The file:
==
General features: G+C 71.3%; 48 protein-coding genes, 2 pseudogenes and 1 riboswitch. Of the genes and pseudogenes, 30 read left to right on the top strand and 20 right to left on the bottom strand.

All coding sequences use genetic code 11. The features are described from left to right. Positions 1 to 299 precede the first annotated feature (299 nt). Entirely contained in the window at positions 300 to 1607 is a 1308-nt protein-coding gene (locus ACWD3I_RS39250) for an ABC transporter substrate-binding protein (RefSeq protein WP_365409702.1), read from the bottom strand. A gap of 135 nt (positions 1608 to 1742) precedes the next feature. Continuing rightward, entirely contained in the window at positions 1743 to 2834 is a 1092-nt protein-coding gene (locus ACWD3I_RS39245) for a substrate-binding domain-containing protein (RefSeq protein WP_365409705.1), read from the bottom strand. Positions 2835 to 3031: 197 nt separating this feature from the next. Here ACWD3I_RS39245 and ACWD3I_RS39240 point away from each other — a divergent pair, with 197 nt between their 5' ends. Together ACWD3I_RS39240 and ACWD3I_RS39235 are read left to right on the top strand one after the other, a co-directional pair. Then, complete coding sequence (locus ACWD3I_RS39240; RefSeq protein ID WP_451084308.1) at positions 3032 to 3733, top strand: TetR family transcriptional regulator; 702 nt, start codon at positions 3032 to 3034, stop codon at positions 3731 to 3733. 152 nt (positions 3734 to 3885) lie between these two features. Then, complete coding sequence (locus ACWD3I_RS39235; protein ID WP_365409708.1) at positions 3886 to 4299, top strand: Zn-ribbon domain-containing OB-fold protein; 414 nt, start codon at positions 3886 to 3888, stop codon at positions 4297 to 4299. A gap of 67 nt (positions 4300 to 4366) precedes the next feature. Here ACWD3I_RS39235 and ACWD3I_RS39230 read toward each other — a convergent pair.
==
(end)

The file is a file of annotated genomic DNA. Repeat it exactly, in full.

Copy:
General features: G+C 71.3%; 48 protein-coding genes, 2 pseudogenes and 1 riboswitch. Of the genes and pseudogenes, 30 read left to right on the top strand and 20 right to left on the bottom strand.

All coding sequences use genetic code 11. The features are described from left to right. Positions 1 to 299 precede the first annotated feature (299 nt). Entirely contained in the window at positions 300 to 1607 is a 1308-nt protein-coding gene (locus ACWD3I_RS39250) for an ABC transporter substrate-binding protein (RefSeq protein WP_365409702.1), read from the bottom strand. A gap of 135 nt (positions 1608 to 1742) precedes the next feature. Continuing rightward, entirely contained in the window at positions 1743 to 2834 is a 1092-nt protein-coding gene (locus ACWD3I_RS39245) for a substrate-binding domain-containing protein (RefSeq protein WP_365409705.1), read from the bottom strand. Positions 2835 to 3031: 197 nt separating this feature from the next. Here ACWD3I_RS39245 and ACWD3I_RS39240 point away from each other — a divergent pair, with 197 nt between their 5' ends. Together ACWD3I_RS39240 and ACWD3I_RS39235 are read left to right on the top strand one after the other, a co-directional pair. Then, complete coding sequence (locus ACWD3I_RS39240; RefSeq protein ID WP_451084308.1) at positions 3032 to 3733, top strand: TetR family transcriptional regulator; 702 nt, start codon at positions 3032 to 3034, stop codon at positions 3731 to 3733. 152 nt (positions 3734 to 3885) lie between these two features. Then, complete coding sequence (locus ACWD3I_RS39235; protein ID WP_365409708.1) at positions 3886 to 4299, top strand: Zn-ribbon domain-containing OB-fold protein; 414 nt, start codon at positions 3886 to 3888, stop codon at positions 4297 to 4299. A gap of 67 nt (positions 4300 to 4366) precedes the next feature. Here ACWD3I_RS39235 and ACWD3I_RS39230 read toward each other — a convergent pair.